Jeff Nadeau:

AppKit already caches raster renditions of vector images generically. It would be great to expose symbols on NSImage, but there are some prerequisites to work out before that can happen.

Benjamin Mayo:

SF Symbols has some frustratingly restrictive rules for certain glyphs. E.G Safari uses the open book icon to mean ‘Bookmarks’, but Apple won’t let a third-party app use it to mean anything other than ‘Apple Books’.

Benjamin Mayo:

Every phone icon in the SF Symbols set is reserved to exclusively mean Apple’s Phone app. All envelopes are for Apple Mail only. Seems dumb.

Austin Tooley:

Weird. In a session earlier today an Apple engineer used the envelope symbol for a login UI.

Kyle Howells:

No one is actually going to pay any attention to these usage restrictions. Apple itself didn’t in the SwiftUI demo.

Using the “video.fill” symbol (which says only to use for FaceTime) to show the demo conference room had video conferencing support.

Wil Shipley:

Apple: “Here are 𝘧𝘪𝘧𝘵𝘦𝘦𝘯 different symbols all of which may 𝗼𝗻𝗹𝘆 refer to Apple’s Phone app. Why fifteen instead of just one? Because what you want in buttons that refer to a single app is 𝘷𝘢𝘳𝘪𝘦𝘵𝘺.”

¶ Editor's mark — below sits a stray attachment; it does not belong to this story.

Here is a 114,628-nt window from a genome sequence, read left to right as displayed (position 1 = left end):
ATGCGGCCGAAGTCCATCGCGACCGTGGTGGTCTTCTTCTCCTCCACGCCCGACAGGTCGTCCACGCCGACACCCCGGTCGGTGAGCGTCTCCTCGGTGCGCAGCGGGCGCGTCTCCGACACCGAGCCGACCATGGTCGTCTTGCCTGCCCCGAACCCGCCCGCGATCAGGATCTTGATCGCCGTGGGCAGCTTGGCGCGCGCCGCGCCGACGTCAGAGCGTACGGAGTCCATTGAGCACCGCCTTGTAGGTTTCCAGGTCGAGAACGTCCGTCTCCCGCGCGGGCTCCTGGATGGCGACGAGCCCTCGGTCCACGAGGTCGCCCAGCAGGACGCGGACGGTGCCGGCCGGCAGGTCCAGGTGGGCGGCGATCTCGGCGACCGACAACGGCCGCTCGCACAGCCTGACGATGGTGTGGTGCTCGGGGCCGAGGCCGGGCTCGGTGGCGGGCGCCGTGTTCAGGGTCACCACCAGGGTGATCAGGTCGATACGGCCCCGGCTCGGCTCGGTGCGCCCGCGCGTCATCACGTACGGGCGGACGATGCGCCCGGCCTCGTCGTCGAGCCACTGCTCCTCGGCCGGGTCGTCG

“If you need to illustrate the concept of a phone but not the ‘Phone’ app, please use any of a hundred free icons on that look very much like these but are slightly different and users won’t know the difference because 15 varieties come with the system.”

Chuck Toporek:

Thing I tried: Many of the SF Symbols are also Unicode, which means you can target them on the web, with font-family: -apple-system; in your CSS. So cool. :)

Howard Oakley:

Although these look the business, they take us into a morass which is almost worse than not having them at all.

JP Simard:

That was quick! A Swift Package providing type-safe accessors to iOS 13’s SF System images 🚀

Matt Diephouse:

I really hope that Apple revisits the SFSymbols API and chooses to provide compile-time constants instead of just strings.

That would:

1. Let Apple use @available to add/deprecate symbols
2. Aid discoverability of icons
3. Let the compiler catch typos

Those seem like big wins.

Update (2019-06-12): Elliott Pogue:

The clipping is definitely a bug. Re: the pixel grid... I don’t think Apple gives a high priority to pixel precision anymore. For instance, my 2018 15” MBP was set to 1680x1050 by default, not the true 2x 1440x900.

Marc Edwards: